We don’t need to renounce our partisanship like mainstream journalists do; it’s better to confess rather than suppress your bias.  But beyond the statistics, labels, and gotchas that get thrown about, we must connect the dots, clearly articulating why it is we believe what we believe.

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About Lewis W
I earned an M.A. in Christian apologetics at Biola University, and occasionally write on ethics, truth, science and politics.

2 Responses to The AP, Obama, the ‘S’-word and E.J. Dionne

  1. doug1943 says:

    The problem with the word “socialist” is that it is used to describe a variety of political positions, all of which may have something in common — DO have something in common — but which are distinct nonetheless.

    There still exist old-fashioned socialists who believe in the more-or-less complete socialization — state-ization — of almost all of the economy. Some of these people believe that such a transformation cannot come about without violent revolution; others see it happening peacefully (and within the latter category, some see it happening incrementally, others not).

    Then there are the European Social Democrats of old, who certainly wanted the nationalization of the “commanding heights” of industry, very high taxation on incomes so as to achieve wealth redistribution, and socialization of as many human concerns — such as healthcare — as possible.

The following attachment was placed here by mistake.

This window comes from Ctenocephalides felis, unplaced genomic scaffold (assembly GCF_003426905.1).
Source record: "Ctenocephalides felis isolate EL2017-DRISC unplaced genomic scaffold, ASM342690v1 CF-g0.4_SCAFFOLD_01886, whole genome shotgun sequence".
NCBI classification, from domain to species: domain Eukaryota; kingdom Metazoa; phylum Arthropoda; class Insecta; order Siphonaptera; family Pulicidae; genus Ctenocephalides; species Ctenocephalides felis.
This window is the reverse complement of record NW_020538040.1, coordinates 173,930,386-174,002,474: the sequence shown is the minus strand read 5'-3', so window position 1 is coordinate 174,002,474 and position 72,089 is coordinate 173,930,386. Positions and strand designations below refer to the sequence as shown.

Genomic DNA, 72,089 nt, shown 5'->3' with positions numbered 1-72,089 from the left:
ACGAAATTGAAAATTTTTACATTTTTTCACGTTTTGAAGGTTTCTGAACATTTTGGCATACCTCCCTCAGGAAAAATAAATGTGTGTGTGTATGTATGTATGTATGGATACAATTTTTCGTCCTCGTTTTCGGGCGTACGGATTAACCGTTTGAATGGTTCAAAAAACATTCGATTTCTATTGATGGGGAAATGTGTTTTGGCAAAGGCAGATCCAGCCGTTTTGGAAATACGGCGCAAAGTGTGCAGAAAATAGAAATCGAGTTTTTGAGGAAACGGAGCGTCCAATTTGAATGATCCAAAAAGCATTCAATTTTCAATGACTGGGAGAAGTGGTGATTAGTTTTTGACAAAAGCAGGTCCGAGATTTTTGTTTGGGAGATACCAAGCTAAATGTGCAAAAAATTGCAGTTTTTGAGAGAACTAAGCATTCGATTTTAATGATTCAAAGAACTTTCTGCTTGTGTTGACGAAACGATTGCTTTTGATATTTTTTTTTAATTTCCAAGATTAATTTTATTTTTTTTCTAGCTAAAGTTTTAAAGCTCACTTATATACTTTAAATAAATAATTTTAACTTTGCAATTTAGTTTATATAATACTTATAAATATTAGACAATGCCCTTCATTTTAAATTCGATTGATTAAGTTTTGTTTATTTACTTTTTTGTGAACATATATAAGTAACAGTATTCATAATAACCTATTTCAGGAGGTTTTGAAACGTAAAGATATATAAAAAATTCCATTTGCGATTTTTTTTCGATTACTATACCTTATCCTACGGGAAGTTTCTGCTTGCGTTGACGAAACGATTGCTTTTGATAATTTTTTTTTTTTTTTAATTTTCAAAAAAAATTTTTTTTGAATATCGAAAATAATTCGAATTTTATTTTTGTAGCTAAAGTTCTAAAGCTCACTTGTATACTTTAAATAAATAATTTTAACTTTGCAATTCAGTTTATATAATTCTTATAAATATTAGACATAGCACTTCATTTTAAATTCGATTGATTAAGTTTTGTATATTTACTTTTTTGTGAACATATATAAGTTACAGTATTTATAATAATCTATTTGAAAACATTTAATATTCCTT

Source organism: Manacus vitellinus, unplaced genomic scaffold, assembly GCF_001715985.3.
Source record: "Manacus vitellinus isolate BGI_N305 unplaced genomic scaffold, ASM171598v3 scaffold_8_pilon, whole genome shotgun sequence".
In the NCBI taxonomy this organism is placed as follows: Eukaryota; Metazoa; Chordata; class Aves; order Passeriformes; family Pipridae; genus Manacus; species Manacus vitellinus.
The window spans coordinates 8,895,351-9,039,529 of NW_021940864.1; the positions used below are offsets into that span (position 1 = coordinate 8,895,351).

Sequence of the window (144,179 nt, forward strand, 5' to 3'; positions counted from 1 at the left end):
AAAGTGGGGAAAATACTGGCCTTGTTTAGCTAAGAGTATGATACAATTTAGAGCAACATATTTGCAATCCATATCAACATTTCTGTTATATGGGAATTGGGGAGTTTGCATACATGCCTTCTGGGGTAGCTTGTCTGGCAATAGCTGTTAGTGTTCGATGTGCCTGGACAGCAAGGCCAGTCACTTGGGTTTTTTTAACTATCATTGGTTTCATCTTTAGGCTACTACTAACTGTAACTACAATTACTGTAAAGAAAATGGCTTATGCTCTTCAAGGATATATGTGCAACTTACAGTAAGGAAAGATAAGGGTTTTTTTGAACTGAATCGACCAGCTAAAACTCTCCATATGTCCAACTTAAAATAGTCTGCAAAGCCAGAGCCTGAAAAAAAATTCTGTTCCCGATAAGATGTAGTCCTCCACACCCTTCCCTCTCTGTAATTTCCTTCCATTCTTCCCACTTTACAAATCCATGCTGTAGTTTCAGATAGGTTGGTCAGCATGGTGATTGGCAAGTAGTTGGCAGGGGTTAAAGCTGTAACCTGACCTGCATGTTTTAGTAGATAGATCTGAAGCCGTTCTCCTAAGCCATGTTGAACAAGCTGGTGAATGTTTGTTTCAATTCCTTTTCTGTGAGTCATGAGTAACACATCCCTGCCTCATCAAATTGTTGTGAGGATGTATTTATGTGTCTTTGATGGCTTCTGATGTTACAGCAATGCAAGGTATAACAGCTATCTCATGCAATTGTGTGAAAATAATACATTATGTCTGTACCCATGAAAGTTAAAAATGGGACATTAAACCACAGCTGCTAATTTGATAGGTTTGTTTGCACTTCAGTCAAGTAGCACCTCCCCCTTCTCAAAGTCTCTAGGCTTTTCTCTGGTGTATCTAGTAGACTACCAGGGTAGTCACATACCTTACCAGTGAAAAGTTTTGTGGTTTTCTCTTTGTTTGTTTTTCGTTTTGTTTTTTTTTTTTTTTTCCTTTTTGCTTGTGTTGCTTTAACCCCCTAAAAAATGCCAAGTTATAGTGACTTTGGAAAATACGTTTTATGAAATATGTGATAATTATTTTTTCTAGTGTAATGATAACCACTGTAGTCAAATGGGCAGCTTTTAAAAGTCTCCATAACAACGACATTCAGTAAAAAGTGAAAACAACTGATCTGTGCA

These people have retreated a long way from their original views, impelled by economic realities. Even the Swedes were forced to admit market forces to a number of areas they had tried to socialize completely. (They have a freer education system than the Americans.) They no longer want explicitly to kill the capitalist goose that lays the eggs on which their welfare state has been built.

    Since explicit socialism is no longer a conscious goal of these people, does it make sense to still call them socialists? It’s not a dirty word in Europe, the way it is in America, and they don’t generally mind being called “socialists,” since the word in Europe has come to be associated with (grudging) acceptance of the (regulated and taxed) market, which is a long way from the original ideal and goal of socialism.

    But “socialist” in the US still carries the sense of someone who wants an economy completely owned by the state. Is this Obama’s clandestine goal?

    I doubt it. Rather, Obama is, as Charles Krauthammer said, not a “socialist” in any meaningful sense of the word, but rather our first “post-American” President: someone who wants to make the US like Europe, or, more specifically, like the Europe that the European Social Democrats would like to see.

    We can argue about whether this is desirable, or even possible — would Swedish levels of welfare turn Chicago public housing residents into hard-working Swedes? — and that’s the sort of argument we should be having, not a semantic argument about the extent of Obama’s “socialism”.

    As the Cogitating Duck has said, an important part of our political task in the next period is winning over independents. The more we sound like paranoid conspiracy theorists == and let’s face it, there ARE some paranoid conspiracy theorists on the Right — , the harder that will be.

  2. Pingback: Bookworm Room » Conservative academics — they do exist!